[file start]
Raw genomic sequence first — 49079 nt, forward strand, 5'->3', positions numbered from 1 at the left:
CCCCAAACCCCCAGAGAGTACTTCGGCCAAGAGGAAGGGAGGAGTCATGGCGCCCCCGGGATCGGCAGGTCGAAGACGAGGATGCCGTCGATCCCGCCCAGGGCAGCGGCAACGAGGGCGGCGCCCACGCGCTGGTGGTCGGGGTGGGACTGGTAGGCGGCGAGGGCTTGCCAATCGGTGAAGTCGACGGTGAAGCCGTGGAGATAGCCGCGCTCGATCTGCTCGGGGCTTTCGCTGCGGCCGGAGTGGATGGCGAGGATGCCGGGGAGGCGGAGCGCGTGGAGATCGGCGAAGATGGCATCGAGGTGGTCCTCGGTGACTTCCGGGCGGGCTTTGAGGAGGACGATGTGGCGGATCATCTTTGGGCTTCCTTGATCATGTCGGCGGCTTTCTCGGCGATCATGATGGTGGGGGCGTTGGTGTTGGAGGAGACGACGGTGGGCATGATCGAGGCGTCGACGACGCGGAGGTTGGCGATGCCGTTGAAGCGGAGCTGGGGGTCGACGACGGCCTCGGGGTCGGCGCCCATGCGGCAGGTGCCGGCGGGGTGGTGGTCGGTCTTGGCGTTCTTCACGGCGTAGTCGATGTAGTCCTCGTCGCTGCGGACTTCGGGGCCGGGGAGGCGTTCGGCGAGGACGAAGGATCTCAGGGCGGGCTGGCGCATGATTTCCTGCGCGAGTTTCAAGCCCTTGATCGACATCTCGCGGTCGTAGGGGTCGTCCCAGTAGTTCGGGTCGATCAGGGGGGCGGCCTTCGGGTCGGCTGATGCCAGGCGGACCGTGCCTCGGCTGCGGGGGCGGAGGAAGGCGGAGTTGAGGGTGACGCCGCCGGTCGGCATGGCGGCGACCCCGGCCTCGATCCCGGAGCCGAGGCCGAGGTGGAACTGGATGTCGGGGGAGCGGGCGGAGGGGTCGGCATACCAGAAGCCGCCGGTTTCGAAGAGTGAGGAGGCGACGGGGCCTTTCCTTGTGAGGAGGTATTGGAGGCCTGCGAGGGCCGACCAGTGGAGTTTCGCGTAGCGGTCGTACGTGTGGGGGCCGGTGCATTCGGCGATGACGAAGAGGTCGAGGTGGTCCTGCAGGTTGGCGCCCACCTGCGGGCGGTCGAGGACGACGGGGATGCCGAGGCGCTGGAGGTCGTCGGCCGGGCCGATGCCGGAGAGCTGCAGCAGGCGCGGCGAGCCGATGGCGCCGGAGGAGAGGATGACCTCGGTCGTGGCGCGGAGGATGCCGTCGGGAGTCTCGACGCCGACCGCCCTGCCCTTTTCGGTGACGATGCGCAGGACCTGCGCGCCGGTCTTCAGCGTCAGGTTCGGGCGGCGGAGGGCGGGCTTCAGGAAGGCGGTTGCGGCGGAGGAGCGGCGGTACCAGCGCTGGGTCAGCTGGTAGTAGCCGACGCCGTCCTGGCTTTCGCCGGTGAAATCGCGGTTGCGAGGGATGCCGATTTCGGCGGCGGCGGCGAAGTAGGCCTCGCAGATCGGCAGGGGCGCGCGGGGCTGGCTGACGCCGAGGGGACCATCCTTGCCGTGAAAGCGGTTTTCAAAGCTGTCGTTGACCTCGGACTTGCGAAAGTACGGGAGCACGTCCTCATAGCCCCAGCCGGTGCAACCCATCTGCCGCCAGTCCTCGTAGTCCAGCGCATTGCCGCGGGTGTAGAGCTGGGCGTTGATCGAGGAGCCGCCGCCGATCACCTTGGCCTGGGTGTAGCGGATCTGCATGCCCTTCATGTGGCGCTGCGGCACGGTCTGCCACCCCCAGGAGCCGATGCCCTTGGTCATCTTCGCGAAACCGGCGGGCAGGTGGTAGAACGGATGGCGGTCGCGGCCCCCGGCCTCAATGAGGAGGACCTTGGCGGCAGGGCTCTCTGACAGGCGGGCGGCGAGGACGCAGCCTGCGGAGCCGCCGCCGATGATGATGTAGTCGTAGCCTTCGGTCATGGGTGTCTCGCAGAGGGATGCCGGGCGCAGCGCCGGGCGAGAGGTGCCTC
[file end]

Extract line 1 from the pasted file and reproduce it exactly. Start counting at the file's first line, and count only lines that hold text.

Raw genomic sequence first — 49079 nt, forward strand, 5'->3', positions numbered from 1 at the left: